Camellia Mortezazedah: A Wealth of Public Health Knowledge

Feb 28, 2020  |  By Arthur Ebuen  |  

After a few months of working with Camellia as a contractor, Civilian knew we needed her as a permanent part of our team.  Our own Art Ebuen interviewed Camellia to hear more about her extensive public health experience.  After learning more about her background, it’s no wonder she’s already making a strong positive impact on our work across the board.

What percentage of people you meet are unable to pronounce your last name?

I’d say 70 percent, but 30 percent try, which I appreciate because they want to know. I think it’s good for America (laughs) for people to know how to pronounce my last name.

Are you from San Diego?

No, I was born in Houston and grew up in Las Cruces, New Mexico, a small town close to the border town of El Paso. I spent most of my life until college in Scottsdale, Arizona before it was fancy, and then I went to undergrad at UW-Madison. I got my master’s in public health from Yale and when I graduated I moved to New York City. I say I’m from Arizona because I have family there but if you’re asking more about where I’m from from, I’m Persian. My mom is Mexican and German and my dad is Persian. I speak Farsi, regularly eat Persian food, have dual citizenship and still have a lot of family in Iran.

With your professional background, what opportunities do you see for Civilian?

I think Civilian can really be a leader in using communication strategies to inspire change and influence the most pressing issues we grapple with as a society. My examples would be: substance use issues and how people feel about that; inequality, homelessness—issues that not only San Diego is struggling with but also across the country. If we can make a little bit of change, that means a lot and we’re slowly seeing a shift. So, if communications can be used to further this impact that to me is truly purpose-driven work. The impact is way more widespread and hence more effective than me sitting one-on-one and saying, “let me talk to you about these things.”

What past projects are you most proud of to date?

I spearheaded work for the largest public hospital system in the country, located in New York City. The system included 11 hospitals and 12 FQHCs (Federally Qualified Health Centers) and they had never really had a comprehensive health equity strategy. I developed the first, three-year plan to enhance equitable care across the system. It took a lot of work with lots of stakeholders and healthcare professionals who were not entirely engaged initially. That plan was the foundation for a lot of really positive changes in the system over the following years.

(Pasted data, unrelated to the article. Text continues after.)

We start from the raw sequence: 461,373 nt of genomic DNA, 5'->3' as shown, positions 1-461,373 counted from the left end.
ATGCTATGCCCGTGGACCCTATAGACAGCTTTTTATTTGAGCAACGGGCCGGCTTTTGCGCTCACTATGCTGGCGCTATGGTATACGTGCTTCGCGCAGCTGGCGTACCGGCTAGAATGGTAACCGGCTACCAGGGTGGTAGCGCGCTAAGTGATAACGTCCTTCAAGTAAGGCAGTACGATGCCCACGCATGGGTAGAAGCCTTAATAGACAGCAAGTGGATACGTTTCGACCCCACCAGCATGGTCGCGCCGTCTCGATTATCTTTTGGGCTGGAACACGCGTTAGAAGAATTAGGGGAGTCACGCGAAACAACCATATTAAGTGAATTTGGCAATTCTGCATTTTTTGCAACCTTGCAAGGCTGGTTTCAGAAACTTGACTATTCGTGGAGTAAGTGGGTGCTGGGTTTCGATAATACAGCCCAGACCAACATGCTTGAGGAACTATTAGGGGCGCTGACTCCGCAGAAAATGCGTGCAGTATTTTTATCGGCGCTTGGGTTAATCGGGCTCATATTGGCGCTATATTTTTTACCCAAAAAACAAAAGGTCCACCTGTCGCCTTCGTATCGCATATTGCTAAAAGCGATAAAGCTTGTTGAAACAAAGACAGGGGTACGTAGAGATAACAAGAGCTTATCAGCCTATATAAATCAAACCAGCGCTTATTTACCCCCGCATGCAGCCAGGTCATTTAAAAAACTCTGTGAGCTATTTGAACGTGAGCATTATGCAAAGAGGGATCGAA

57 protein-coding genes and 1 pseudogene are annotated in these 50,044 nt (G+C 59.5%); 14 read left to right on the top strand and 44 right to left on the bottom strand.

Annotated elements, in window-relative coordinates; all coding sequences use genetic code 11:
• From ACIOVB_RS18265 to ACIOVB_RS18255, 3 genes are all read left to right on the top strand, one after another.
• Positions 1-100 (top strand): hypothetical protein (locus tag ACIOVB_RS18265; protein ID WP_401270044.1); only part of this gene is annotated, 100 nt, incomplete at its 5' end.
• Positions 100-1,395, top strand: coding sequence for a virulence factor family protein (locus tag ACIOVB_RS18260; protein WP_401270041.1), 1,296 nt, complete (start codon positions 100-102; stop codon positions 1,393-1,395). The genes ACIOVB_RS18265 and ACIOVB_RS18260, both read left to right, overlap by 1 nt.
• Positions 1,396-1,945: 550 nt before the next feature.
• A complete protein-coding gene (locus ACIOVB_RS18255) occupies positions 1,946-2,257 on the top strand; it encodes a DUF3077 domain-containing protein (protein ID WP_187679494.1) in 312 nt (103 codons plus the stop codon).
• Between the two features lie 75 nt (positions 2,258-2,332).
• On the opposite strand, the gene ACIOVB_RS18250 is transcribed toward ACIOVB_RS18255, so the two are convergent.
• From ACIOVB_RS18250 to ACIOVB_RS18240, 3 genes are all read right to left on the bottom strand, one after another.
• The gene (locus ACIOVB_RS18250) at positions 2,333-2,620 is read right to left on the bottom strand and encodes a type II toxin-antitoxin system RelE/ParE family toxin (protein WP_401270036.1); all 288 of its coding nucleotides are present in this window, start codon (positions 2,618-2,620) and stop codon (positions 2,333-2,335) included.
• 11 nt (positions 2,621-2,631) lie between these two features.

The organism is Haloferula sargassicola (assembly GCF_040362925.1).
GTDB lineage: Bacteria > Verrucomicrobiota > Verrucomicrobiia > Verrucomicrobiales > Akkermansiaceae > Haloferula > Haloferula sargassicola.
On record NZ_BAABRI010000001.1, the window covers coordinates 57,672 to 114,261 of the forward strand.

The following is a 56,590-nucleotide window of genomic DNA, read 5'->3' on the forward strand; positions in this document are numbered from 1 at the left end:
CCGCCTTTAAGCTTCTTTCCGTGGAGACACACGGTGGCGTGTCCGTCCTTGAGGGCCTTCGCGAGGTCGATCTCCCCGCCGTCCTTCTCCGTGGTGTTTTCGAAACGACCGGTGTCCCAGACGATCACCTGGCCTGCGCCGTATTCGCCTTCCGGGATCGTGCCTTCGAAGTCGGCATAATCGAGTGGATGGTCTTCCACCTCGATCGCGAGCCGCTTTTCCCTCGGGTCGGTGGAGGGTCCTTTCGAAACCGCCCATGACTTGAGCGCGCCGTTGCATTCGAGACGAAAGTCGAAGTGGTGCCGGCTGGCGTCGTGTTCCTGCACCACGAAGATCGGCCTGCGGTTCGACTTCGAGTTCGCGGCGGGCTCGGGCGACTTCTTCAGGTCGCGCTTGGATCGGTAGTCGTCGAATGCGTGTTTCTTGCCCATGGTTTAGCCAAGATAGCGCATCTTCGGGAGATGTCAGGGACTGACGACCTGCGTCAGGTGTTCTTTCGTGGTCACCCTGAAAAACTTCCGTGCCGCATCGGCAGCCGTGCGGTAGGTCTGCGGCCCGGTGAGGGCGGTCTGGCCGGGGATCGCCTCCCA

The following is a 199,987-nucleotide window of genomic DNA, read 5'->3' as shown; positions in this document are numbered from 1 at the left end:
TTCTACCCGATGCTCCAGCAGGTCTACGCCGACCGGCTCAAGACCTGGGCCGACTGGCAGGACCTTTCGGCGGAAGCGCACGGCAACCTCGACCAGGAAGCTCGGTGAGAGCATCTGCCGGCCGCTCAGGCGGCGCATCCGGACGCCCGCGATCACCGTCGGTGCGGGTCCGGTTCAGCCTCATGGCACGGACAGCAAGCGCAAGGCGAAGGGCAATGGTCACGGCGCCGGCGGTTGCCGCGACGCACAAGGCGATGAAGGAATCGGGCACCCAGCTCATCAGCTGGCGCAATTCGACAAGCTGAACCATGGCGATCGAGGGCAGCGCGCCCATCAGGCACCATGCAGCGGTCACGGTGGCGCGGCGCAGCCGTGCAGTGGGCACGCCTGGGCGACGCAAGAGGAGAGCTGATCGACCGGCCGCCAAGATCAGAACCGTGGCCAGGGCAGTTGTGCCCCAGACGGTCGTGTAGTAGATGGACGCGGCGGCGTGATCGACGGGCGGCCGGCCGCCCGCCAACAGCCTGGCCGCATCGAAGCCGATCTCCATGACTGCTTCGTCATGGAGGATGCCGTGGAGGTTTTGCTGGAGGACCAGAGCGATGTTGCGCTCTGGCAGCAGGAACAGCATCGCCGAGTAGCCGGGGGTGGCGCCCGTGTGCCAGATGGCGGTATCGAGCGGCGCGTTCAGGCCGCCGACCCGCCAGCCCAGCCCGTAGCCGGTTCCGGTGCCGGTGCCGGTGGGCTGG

The other project was serving as the Executive Director of an initiative called Take Care New York, which involved developing a strategic agenda across 10 very different areas of the NYC Department of Health including: healthy outdoor air, substance use, healthy eating, and access to preventive care. It was looking at a lot of different topics and data and to then putting them into one, integrated framework so the average person could understand what it all means.

What advice would you give someone just starting their career?

Get experience in different initiatives. Really understanding who it is that is going to be impacted by what you’re doing is very important. Put yourself in that position, whether it’s the priority audience or the affected population. It’s about empathy. Get deep into what’s been going on, not just the present state, but the history, and your ideal future.

Have you embraced anything San Diegan you thought you would never do?

Yeah, taking my baby to a bar (laughs). I take my baby to breweries and bars all the time. I never knew I would do that. That, to me, is a quintessential San Diego thing. There are a plethora of locales for people to take children and drink. Which is counter-intuitive in a lot of ways but there’s plenty of places that make it kid-friendly.

How do you feel about being part of Civilian?

I really like the energy. What I’ve found really nice is I’ve met people here who really truly care about the issues they work on and want to do right. And it’s very efficient compared to nonprofit work where you get used to doing everything yourself. It’s nice to have more resources and brain power. The diversity of perspectives and the teams with different expertise challenge each other and add to the discussion which creates amazing results. It’s very collaborative, not a stay-in-your-lane situation, which is nice.

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